In the past decade, mental health professionals have initiated a number of national and international efforts against the stigma of mental illness. While largely successful in beating stigma and discrimination, these programmes have, in part, been criticized to be largely uninformed by the lived realities of people with mental illness and their families. Some critics claimed that anti-stigma efforts led by mental health professionals were in fact a concealed attempt at de-stigmatizing psychiatry itself as a profession. This paper will attempt to throw light on the various ways in which mental health professionals are 'entangled' in anti-stigma activities. It will outline the complex relationships between stigma and the psychiatric profession, presenting evidence on how its members can simultaneously be stigmatizers, stigma recipients and powerful agents of de-stigmatization. In exploring the role of mental health professionals as targets of stigma, new findings will be presented on the role of stigma as a professional stressor in psychiatry.
A Review of the Scholarly Literature on Mental Illness in the Media
A Literature Review on the Experience of Long-Term Mental Illness
Journalists generally are discouraged from reporting on suicide, and many news agencies have formal or informal policies against it. They make exceptions, however, when prominent figures such as celebrities or community leaders take their own lives or when a rash of suicides erupts among a specific group of people — for example, the reported spate of suicides among gay Mormon youth in early The media also make exceptions in the tragic case of a murder-suicide , when one or more people are killed and the perpetrator causes his or her own death, and for legislative debates about policies related to physician- assisted suicide. Mental health experts have criticized the media for its general portrayal of suicide and failure to give adequate attention to mental health issues more broadly. Research studies worldwide have found that certain kinds of news coverage can increase the likelihood that someone will commit suicide, which was the second-leading cause of death globally among individuals ages 15 to 29 in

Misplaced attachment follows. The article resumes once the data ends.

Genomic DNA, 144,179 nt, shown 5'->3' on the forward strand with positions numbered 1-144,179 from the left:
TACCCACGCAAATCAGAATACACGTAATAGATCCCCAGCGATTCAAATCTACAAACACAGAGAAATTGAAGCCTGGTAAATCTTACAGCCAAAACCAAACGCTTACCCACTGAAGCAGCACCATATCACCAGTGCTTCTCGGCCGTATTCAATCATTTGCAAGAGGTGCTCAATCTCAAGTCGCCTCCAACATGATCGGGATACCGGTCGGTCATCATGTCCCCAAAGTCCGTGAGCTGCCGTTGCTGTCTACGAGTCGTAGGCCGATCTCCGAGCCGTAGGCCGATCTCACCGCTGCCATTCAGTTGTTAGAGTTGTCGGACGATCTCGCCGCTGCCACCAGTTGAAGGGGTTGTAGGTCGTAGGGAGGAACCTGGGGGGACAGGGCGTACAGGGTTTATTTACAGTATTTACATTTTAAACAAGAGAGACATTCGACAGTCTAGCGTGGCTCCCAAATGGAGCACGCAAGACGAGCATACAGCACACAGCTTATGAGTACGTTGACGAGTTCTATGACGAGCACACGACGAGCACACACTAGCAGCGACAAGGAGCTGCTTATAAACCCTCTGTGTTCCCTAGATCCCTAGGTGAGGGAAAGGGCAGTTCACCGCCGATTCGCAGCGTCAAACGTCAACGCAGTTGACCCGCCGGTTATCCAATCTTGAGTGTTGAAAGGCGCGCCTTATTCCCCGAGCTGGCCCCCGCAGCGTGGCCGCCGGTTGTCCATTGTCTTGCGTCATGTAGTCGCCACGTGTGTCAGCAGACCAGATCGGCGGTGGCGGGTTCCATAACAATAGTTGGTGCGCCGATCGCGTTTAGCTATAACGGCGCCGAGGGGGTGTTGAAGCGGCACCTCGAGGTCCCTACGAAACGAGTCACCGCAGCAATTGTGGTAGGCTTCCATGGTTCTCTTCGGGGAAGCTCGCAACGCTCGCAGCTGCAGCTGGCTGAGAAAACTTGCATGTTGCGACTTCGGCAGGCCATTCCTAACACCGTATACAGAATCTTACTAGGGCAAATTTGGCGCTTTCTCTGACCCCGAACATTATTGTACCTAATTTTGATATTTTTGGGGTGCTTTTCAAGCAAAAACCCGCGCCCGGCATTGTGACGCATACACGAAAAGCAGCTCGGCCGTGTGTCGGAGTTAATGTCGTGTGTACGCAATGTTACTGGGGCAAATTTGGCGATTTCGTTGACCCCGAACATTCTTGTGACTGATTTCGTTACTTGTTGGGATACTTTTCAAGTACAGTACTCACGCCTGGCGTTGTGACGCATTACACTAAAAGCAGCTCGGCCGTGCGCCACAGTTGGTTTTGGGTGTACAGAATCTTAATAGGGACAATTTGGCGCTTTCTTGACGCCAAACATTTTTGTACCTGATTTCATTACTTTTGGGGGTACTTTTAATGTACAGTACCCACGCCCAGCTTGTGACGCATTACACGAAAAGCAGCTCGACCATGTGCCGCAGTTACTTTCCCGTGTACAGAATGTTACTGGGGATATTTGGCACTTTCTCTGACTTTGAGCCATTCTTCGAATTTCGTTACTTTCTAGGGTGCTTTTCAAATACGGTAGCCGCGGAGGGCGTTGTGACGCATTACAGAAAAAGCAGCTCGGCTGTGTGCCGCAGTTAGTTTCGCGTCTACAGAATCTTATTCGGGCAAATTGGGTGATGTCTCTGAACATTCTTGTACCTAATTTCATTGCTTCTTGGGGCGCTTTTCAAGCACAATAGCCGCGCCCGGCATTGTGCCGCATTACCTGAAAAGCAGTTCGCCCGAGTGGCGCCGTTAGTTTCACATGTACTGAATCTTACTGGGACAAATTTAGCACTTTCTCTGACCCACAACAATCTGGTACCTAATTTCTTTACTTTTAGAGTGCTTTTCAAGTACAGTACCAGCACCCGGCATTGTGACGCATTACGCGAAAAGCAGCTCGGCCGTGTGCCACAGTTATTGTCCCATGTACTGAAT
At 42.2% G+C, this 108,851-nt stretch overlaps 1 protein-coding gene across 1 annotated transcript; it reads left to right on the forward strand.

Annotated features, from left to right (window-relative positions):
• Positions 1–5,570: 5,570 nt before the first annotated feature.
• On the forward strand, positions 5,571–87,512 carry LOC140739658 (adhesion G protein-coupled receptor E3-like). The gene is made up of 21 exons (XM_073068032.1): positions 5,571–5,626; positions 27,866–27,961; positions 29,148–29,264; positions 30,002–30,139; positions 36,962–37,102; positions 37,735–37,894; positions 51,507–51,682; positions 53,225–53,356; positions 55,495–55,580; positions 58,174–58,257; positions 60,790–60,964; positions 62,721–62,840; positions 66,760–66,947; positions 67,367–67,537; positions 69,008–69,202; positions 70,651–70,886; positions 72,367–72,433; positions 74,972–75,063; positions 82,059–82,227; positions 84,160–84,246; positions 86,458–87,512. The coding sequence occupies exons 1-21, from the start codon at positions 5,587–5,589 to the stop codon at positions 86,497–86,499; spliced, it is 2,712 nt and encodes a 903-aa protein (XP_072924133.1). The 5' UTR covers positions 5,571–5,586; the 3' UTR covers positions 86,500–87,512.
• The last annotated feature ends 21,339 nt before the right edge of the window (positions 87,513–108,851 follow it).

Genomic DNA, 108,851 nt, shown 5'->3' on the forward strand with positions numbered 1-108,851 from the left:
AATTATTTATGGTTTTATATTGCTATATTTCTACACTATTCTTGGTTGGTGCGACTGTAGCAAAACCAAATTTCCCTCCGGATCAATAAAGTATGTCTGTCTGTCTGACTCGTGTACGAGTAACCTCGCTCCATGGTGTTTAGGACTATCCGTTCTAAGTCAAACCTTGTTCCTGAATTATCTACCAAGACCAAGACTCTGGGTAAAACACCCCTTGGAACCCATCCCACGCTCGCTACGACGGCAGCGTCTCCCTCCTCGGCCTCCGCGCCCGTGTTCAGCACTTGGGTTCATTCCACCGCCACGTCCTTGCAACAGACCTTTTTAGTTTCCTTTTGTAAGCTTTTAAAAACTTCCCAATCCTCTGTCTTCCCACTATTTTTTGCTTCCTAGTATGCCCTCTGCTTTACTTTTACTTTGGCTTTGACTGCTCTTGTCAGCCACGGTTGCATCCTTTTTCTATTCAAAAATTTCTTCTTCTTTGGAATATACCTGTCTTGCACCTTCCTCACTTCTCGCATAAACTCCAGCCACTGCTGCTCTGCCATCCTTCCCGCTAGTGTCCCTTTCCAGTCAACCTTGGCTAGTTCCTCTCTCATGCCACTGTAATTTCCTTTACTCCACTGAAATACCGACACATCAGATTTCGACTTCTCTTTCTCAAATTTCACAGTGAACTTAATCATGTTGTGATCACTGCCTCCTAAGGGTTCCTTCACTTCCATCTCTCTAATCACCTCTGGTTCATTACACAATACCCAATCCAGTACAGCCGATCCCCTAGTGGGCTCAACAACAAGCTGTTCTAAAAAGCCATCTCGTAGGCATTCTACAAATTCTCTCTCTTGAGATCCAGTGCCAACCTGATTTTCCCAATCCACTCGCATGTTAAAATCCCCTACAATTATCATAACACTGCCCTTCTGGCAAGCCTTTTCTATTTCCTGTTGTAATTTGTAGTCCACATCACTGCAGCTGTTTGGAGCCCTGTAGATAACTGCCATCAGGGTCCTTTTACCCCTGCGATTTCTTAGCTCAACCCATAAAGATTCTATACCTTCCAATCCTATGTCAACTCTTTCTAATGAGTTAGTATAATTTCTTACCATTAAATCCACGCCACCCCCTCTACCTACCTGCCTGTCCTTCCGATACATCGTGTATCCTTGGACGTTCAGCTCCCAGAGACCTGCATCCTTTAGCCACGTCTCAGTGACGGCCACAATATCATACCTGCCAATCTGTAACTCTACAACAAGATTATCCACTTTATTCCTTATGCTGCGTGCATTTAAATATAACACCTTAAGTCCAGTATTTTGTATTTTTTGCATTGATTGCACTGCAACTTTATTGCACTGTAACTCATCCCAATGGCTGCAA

Media and mental illness: relevance to India
A man who suffers from schizophrenia goes on a shooting spree in Times Square and later stabs a pregnant physician in the stomach. These are the opening scenes from Wonderland , a drama set in the psychiatric and emergency room units of a New York City hospital. Premiering in , Wonderland was promptly canceled because of dwindling ratings and heavy criticism from mental health groups though it was brought back in January The series portrayed a bleak life for people with mental illness and groups like the National Alliance on Mental Illness NAMI criticized its theme of hopelessness.
To browse Academia. Skip to main content. Log In Sign Up.